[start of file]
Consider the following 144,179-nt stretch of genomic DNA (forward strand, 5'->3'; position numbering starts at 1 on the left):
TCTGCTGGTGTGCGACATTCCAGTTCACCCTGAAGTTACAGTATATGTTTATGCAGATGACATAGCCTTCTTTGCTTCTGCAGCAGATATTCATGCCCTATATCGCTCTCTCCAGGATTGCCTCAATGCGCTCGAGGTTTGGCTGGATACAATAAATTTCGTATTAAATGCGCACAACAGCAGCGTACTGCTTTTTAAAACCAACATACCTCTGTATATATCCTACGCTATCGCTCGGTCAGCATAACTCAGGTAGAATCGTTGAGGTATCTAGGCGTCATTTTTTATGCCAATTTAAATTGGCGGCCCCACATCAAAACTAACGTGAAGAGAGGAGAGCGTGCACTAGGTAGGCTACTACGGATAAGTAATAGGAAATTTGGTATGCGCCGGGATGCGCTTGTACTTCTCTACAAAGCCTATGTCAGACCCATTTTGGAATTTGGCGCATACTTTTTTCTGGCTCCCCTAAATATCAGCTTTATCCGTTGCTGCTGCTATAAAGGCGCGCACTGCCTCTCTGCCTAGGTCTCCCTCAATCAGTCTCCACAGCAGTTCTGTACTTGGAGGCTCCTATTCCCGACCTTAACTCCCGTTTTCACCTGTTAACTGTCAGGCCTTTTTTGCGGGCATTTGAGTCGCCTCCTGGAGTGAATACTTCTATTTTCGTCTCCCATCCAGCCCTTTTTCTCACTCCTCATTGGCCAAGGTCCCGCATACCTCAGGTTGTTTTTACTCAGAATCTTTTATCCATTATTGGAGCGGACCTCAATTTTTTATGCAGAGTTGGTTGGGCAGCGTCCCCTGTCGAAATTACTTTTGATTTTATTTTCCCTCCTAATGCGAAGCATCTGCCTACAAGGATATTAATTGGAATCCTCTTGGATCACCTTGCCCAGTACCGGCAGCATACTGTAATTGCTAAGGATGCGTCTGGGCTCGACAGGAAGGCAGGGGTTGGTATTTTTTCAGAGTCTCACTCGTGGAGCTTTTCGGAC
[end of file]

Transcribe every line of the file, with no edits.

Consider the following 144,179-nt stretch of genomic DNA (forward strand, 5'->3'; position numbering starts at 1 on the left):
TCTGCTGGTGTGCGACATTCCAGTTCACCCTGAAGTTACAGTATATGTTTATGCAGATGACATAGCCTTCTTTGCTTCTGCAGCAGATATTCATGCCCTATATCGCTCTCTCCAGGATTGCCTCAATGCGCTCGAGGTTTGGCTGGATACAATAAATTTCGTATTAAATGCGCACAACAGCAGCGTACTGCTTTTTAAAACCAACATACCTCTGTATATATCCTACGCTATCGCTCGGTCAGCATAACTCAGGTAGAATCGTTGAGGTATCTAGGCGTCATTTTTTATGCCAATTTAAATTGGCGGCCCCACATCAAAACTAACGTGAAGAGAGGAGAGCGTGCACTAGGTAGGCTACTACGGATAAGTAATAGGAAATTTGGTATGCGCCGGGATGCGCTTGTACTTCTCTACAAAGCCTATGTCAGACCCATTTTGGAATTTGGCGCATACTTTTTTCTGGCTCCCCTAAATATCAGCTTTATCCGTTGCTGCTGCTATAAAGGCGCGCACTGCCTCTCTGCCTAGGTCTCCCTCAATCAGTCTCCACAGCAGTTCTGTACTTGGAGGCTCCTATTCCCGACCTTAACTCCCGTTTTCACCTGTTAACTGTCAGGCCTTTTTTGCGGGCATTTGAGTCGCCTCCTGGAGTGAATACTTCTATTTTCGTCTCCCATCCAGCCCTTTTTCTCACTCCTCATTGGCCAAGGTCCCGCATACCTCAGGTTGTTTTTACTCAGAATCTTTTATCCATTATTGGAGCGGACCTCAATTTTTTATGCAGAGTTGGTTGGGCAGCGTCCCCTGTCGAAATTACTTTTGATTTTATTTTCCCTCCTAATGCGAAGCATCTGCCTACAAGGATATTAATTGGAATCCTCTTGGATCACCTTGCCCAGTACCGGCAGCATACTGTAATTGCTAAGGATGCGTCTGGGCTCGACAGGAAGGCAGGGGTTGGTATTTTTTCAGAGTCTCACTCGTGGAGCTTTTCGGAC